The face of gaming and its “core audience” is changing, something that has been no better demonstrated to me than by my recent trip to visit the family this holiday season.
“You haven’t played a word yet,” my mom said, busily clicking away on her laptop. She was scolding my brother for not playing his turn in a game of Words with Friends in a timely manner. My brother, meanwhile, was playing the latest casino game craze on his own laptop, a game I didn’t happen to catch the name of. Both my niece and my oldest nephew had their faces buried in their DS’ while uncle Ry-Ry died time and time again in Spelunky on his Vita.
My family has returned to the realm of gaming, a fact that has completely snuck up on me these past couple of years. I’ve written a time or two about how gamers now range from infancy to 99, thanks to family-friendly consoles like the Wii, casual games like Farmville and the rise of mobile gaming, turning everyone’s phone and tablet into a bona fide gaming machine. It’s just that, as of this Christmas, I’ve finally seen that fact bleed into my own family.
My mother has never been one for traditional gaming, though she was scary-good at Duck Hunt back in the day. My brother stopped playing the majority of games back around the time he entered middle school, opting to focus primarily on wrestling and annual football games. He even gave those up for a number of years, only returning a little while back when he finally picked up a PS3, the latest copy of Madden and the newest NCAA game.
As for my niece and nephew, they’ve been fans of the Wii for a while now, but they only ever got their own DS’ in the past year or so.
And so there I found myself the day after Christmas, sitting comfortably on the couch beside my Pop (the one among us who would probably rather hug a real life hedgehog than bother with a blue critter named Sonic), completely surrounded by gaming.
My niece and nephew each received new DS games for Christmas, one sporting the ladies from Monster High and the other featuring the latest incarnation of the Power Rangers. I myself had received Kingdom Hearts 3D for Christmas, but I didn’t dare start in on that bad boy until I was alone and had a solid three or so hours to spare. Even my brother surprised me with his holiday wish list featuring Elder Scrolls V: Skyrim, a game I was all too eager to get him now that he’s decided to try something outside the realm of shoulder pads and spandex. Not that there’s anything wrong with wrestling and football games, I was just excited to see him try something new for the first time in many years.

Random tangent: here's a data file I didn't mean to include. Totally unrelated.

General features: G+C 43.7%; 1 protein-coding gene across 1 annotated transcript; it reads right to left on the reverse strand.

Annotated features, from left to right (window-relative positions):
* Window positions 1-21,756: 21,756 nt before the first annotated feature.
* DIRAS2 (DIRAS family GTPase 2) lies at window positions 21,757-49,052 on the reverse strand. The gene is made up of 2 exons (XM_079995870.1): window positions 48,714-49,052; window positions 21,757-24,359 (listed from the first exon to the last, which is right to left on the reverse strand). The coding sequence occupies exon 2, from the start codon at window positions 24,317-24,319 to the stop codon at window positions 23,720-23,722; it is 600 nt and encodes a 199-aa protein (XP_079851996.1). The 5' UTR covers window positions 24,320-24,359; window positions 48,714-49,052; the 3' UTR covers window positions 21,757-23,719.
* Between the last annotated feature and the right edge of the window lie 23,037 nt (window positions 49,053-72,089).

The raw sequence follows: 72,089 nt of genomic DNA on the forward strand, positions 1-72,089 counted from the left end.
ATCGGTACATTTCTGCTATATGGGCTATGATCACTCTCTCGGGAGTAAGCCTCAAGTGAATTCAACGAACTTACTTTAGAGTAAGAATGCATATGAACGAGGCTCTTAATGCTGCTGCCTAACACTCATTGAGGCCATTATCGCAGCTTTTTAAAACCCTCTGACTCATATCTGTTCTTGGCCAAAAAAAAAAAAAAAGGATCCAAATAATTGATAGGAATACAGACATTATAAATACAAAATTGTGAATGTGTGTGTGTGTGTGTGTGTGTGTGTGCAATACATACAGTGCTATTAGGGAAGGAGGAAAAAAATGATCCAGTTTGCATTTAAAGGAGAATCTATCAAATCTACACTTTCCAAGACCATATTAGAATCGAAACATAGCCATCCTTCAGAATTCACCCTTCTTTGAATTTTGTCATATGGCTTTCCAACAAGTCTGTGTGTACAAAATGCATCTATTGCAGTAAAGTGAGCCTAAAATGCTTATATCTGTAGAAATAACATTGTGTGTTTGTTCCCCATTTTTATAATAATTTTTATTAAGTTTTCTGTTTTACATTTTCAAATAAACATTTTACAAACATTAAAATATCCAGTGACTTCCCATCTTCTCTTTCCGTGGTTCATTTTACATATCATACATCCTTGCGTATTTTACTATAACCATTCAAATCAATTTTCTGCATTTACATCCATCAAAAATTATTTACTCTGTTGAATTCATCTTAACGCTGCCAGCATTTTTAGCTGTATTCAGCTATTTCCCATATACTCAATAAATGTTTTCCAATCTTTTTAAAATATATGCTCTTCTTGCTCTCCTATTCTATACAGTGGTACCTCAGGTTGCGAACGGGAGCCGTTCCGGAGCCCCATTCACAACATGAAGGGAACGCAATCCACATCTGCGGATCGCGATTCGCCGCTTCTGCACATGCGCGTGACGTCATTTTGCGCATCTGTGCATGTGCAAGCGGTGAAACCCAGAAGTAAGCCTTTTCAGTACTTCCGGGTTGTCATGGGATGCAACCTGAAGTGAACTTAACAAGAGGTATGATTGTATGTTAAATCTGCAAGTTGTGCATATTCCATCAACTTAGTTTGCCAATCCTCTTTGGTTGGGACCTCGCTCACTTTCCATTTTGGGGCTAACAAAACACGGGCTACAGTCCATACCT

As stated above, both my mom and my brother are quite fond of a handful games on Facebook and, once my nephew sat his DS down and ran off to play with some other shiny new toy he got for Christmas, my sister-in-law snapped that sucker up and started smashing baddies in no time.
This is a pretty exciting time for me. I doubt my mom will ever venture beyond the walls of Facebook for her gaming needs, but I’m curious to see where my brother’s newfound interest in the hobby will lead him. And then there’s my niece and nephew, who are only just discovering their own gaming tastes. What types of genres will draw their attention? Will they keep playing or find other interests? How long do I have to wait before we can have a legitimate talk about gaming? They’re both pretty young, so is now a bad time to introduce them to, say, Resident Evil?
I know the answer to that last question, at least. ("Not until they're 8!") As for the rest, I’ll be intrigued to see how things shape up as my family once again returns to gaming.